Cup of Sorrows: Tragedy overshadows this year’s Libertadores
The Pacaembu terraces, usually packed with swaying hordes of Corinthians’ famously zealous fans, lay grey and silent during Wednesday’s Libertadores game against Millonarios of Colombia. The match was played behind closed doors after 14 year old San José supporter Kevin Douglas Beltrán was killed by a naval flare fired by a Corinthians’ fan during a game in Bolivia last week. The sombre, ghostly setting arguably provided a more fitting memorial to the young Bolivian than the bickering that has spilled forth since his death.
In the immediate aftermath, it was clear that the tragedy had deeply affected the Corinthians players. “I would support the expulsion of Corinthians from the competition, if it means an end to the deaths,” said full back Fabio Santos, while coach Tite said he would gladly give up the club’s Mundial title in return for Kevin getting his life back.
The police moved quickly, arresting twelve Corinthians fans from the part of the terracing from which the flare was fired. All have been charged, ten as accomplices and two as the authors of the crime, and are currently being held in police custody in Bolivia.
CONMEBOL, South American football’s governing body, and famously lax and inconsistent when it comes to on-field discipline and stadium safety (a good example being the insubstantial and entirely arbitrary punishment recently doled out to São Paulo and Tigre for the ruck between security guards and players that brought last year’s Copa Sul-Americana final to a premature end), banned Corinthians fans from both home and away Libertadores games. San José, responsible for public safety in their own ground and whose security staff failed to detect the flare being carried into the stadium, received no punishment.
If there is ever anything good to come out of such tragedies it is the hope that lessons will be learnt, measures put in place so that they will never repeated. This is often easier said than done in South America, where even if the will is there, the funds and infrastructure required to enforce new regulations and inspect safety arrangements may not be. And it is harder still when it comes to football in the region, where intense rivalries and an almost innate sense of victimisation make forward progress difficult.
And so it has proved. There has been no talk of improved stadium safety conditions, or of a fresh approach to dealing with the torcidas organizadas – the twelve men held in Bolivia are all members of Corinthians Gavioes da Fiel group. And now it appears that even the apparently straightforward legal case against the perpetrator(s) is becoming blurred.
Last weekend, the Gavioes lawyer, one Ricardo Cabral, announced that the individual responsible for firing the rocket was not amongst the men in Bolivia but instead a 17 year old boy, now back home in São Paulo. The youth would be handing himself in to police on Monday morning – conveniently allowing him time for a starring, if disguised, appearance on one of the country’s biggest TV shows on Sunday night.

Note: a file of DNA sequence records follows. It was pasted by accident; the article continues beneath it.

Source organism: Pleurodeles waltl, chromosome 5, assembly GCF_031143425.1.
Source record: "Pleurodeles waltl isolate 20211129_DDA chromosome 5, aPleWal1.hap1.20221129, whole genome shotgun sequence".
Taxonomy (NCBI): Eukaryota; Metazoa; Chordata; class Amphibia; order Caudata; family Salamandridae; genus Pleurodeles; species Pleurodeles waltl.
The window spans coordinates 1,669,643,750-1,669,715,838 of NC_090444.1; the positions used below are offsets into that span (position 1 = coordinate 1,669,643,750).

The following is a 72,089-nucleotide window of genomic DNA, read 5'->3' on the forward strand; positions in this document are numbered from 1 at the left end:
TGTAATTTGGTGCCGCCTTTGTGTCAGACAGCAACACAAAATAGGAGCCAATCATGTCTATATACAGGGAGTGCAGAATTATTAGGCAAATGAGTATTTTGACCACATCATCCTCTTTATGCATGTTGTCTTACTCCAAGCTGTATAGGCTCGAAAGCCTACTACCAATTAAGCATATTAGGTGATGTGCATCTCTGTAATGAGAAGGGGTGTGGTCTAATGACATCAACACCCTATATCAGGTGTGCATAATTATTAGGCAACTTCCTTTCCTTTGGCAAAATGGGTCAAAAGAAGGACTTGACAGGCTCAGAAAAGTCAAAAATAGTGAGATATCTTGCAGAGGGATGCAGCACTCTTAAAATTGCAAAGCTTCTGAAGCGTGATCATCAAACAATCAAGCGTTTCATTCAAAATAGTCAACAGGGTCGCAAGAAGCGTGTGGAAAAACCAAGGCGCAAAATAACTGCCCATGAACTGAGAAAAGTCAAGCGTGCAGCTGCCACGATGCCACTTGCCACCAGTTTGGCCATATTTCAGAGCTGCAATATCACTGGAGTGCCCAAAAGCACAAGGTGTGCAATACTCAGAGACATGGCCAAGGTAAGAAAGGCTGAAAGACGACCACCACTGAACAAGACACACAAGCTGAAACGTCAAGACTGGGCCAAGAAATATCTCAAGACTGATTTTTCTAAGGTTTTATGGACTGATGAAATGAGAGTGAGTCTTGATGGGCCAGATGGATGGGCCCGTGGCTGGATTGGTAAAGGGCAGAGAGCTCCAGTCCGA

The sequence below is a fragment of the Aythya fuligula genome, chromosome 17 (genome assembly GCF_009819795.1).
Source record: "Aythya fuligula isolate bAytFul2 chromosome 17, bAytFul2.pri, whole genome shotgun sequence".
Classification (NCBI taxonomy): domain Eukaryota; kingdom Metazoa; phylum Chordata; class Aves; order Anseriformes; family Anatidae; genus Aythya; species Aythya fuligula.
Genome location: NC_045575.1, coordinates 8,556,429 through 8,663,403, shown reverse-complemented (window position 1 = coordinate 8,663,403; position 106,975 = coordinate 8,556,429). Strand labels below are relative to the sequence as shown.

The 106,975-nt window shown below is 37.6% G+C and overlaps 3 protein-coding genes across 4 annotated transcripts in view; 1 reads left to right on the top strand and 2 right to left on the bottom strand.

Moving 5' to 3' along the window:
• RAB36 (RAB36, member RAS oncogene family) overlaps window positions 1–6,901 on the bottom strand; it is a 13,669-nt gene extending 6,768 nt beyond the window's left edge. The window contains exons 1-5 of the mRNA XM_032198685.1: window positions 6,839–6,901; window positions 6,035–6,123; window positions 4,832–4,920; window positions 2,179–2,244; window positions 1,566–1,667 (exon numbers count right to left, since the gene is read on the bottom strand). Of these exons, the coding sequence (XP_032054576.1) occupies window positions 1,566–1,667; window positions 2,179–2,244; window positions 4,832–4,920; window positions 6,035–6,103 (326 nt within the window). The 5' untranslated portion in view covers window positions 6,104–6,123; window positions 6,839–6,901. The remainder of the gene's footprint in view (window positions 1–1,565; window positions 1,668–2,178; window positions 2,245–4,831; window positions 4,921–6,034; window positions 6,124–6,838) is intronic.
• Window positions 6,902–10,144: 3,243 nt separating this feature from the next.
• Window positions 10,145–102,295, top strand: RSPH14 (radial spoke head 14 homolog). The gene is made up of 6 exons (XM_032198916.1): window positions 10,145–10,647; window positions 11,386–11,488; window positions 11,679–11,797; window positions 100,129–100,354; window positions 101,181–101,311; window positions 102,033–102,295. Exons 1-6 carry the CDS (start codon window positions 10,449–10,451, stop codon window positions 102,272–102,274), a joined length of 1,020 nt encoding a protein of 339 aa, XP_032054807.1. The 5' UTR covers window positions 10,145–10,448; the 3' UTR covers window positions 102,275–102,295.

“There’s no doubt he’s the one who fired the flare,” announced a confident looking Mr Cabral – surely the first time in legal history that a lawyer has so enthusiastically proclaimed his own client’s guilt. But he can afford to be smug. Brazil does not usually extradite its own citizens, and the impunity granted to minors is well-known – even if convicted, the youth in question will most likely be given a sócio-educativo sentence, the equivalent of a not so much a slap as an affectionate tickle on the wrist. Meanwhile, runs Cabral’s argument, the twelve men held in Bolivia should be released.
It may be that the story is true, and that the youth really is guilty. But legal and political chicanery is deeply engrained in Brazilian society. As a minor, and conveniently out of the reach of the Bolivian justice system, if he is a sacrificial lamb, he could hardly be better qualified.
At least the lawyers are busy. Corinthians, who had briefly considered withdrawing from the Libertadores in protest against their punishment, are instead appealing the ban, while a group of four fans managed to obtain court injunctions that allowed them to enter the Pacaembu on Wednesday. Meanwhile, authorities in Bolivia remain unimpressed with Cabral’s version of events. “How did he get out of Bolivia? Who helped him? The authorities don’t have to consider evidence that comes from somewhere else,” said the local prosecutor. Given the often prickly relationship between Bolivia and Brazil, it is not hard to feel a diplomatic incident looming.
What seems certain is that not much will be done to improve safety conditions and crowd control in South America’s often antiquated, and sometimes dangerous, football grounds. Many Libertadores stadiums in countries such as Paraguay, Bolivia and even Argentina are not much better than English lower division grounds, and while Brazil will benefit from a rash of new World Cup facilities, the rest of the continent will not be so lucky.
“I was in favour of both Corinthians and San José being banned from the competition. This was an opportunity for CONMEBOL to take a real stand against the violence and confusion that pervades South American stadiums,” said Leonardo Carvalho, a lifelong Corinthians fan from São Paulo. It is, it seems, an opportunity that once again will not be taken.Tagged in: football
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